You may have a right to vote, but no obligation, if you are an ignoramus

“I know no safe depositary of the ultimate powers of the society but the people themselves. If we think them not enlightened enough to exercise their control with a wholesome discretion, the remedy is not to take it from them, but to inform their discretion by education.”

— Thomas Jefferson, 1820

I’ve been saying it for years, usually to gasps of disbelief and disdain: Don’t vote.

Don’t vote  just because you can. If you are not informed about the issues and candidates on the ballot, stay home. Don’t go cancel my informed vote with your ignorant one. That’s how we got Barry and Harry in the first place.


The Right to Vote is not universal. The Nevada Constitution sets out certain residency (six months in the state) and age (18) requirements. It states that those “convicted of treason or felony” and — until some politically correct lawmaker changed the language — any “idiot or insane person” may not vote.

I can’t help but wonder sometimes whether we should add a category for self-made ignoramuses. We can’t have a poll tax, but perhaps a poll test?

Do we really want those tongue-studded, glazed-eyed, MTV watchers who can’t pass the high school proficiency test to cancel out our reasoned and informed ballots?

New citizens have to take a civics test. Why should the mere fact that a native-born person has inexplicably managed to survive for 18 years qualify that person to have the power to alter the political makeup of our state and country? Before being allowed to vote in Nevada, why shouldn’t a person be required to, say, name the current governor, name one of our two U.S. senators, identify three of the five prohibitions in the First Amendment, find Iraq on a map and explain what the motto “Battle Born” means?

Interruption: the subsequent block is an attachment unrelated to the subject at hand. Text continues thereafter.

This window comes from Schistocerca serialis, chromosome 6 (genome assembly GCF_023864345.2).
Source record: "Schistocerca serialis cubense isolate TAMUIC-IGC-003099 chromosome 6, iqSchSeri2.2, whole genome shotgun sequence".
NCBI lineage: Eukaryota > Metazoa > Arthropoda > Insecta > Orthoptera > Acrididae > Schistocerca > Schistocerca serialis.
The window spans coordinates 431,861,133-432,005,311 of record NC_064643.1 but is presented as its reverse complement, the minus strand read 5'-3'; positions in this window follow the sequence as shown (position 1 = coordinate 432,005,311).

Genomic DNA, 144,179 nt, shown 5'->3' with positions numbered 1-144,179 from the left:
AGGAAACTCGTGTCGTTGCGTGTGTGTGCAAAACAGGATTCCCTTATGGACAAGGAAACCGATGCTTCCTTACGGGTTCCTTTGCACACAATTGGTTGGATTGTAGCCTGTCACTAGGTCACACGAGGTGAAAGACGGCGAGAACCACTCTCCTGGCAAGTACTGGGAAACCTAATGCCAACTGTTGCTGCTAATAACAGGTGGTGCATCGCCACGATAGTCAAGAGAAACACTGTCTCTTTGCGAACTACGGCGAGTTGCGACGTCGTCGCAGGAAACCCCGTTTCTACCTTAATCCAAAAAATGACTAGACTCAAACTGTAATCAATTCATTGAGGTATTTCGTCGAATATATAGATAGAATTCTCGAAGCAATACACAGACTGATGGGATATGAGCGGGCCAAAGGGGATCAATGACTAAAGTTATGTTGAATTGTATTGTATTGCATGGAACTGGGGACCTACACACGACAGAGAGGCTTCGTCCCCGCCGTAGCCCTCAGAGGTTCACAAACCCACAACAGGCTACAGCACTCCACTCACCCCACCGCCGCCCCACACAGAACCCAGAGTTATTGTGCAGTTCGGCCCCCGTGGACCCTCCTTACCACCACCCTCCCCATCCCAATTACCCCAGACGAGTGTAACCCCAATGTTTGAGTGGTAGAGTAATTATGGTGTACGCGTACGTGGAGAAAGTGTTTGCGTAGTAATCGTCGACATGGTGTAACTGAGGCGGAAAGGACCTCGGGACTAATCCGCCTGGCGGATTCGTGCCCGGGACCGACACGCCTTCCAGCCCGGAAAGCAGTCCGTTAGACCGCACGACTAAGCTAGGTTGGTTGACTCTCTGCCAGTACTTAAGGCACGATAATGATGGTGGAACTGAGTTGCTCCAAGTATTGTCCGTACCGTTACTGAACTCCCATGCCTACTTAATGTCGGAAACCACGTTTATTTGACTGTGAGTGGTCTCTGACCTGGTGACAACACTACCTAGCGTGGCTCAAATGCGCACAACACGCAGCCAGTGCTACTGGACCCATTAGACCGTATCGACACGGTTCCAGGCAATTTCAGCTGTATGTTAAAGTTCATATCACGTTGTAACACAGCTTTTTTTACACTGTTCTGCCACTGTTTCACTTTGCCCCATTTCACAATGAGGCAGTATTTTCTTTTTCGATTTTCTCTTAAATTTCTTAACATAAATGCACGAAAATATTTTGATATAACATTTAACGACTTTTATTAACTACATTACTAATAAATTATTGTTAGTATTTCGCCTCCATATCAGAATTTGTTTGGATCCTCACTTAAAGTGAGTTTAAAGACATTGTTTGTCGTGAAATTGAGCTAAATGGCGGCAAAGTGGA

Now John Stossel seems to agree, and cites some rather well-informed sources to back up our contention.

Stossel quotes Bryan Caplan, a professor of economics at George Mason University and author of “The Myth of the Rational Voter: Why Democracies Choose Bad Policies.” Stossel writes:

“Caplan has a radical proposal for citizens: Be honest. If you know nothing about a subject, don’t have an opinion about it. ‘And don’t reward or penalize candidates for their position on an issue you don’t understand.’

“Political life differs from private life. If you vote for a candidate while ignorant about issues, you’ll pay no more than a tiny fraction of the price of your ignorance. Not so in your private affairs. If you’re dumb when you buy a car, you get stuck with a bad car. You get punished right away.

‘And you may look back and say, “I’m not going to do that again.” … It’s not so much that voters are dumb. Even smart people act dumb when they vote. I know an engineer who is very clever. … But his views on economics (are) ridiculous.’

“It’s not what people don’t know that gets them into trouble. It’s what they know that isn’t so.”

A couple of years ago David T.Z. Mindich, a journalism professor at St. Michael’s College in Vermont and a former editor for CNN, wrote a book titled “Tuned Out: Why Americans Under 40 Don’t Follow the News.”

Mindich commented: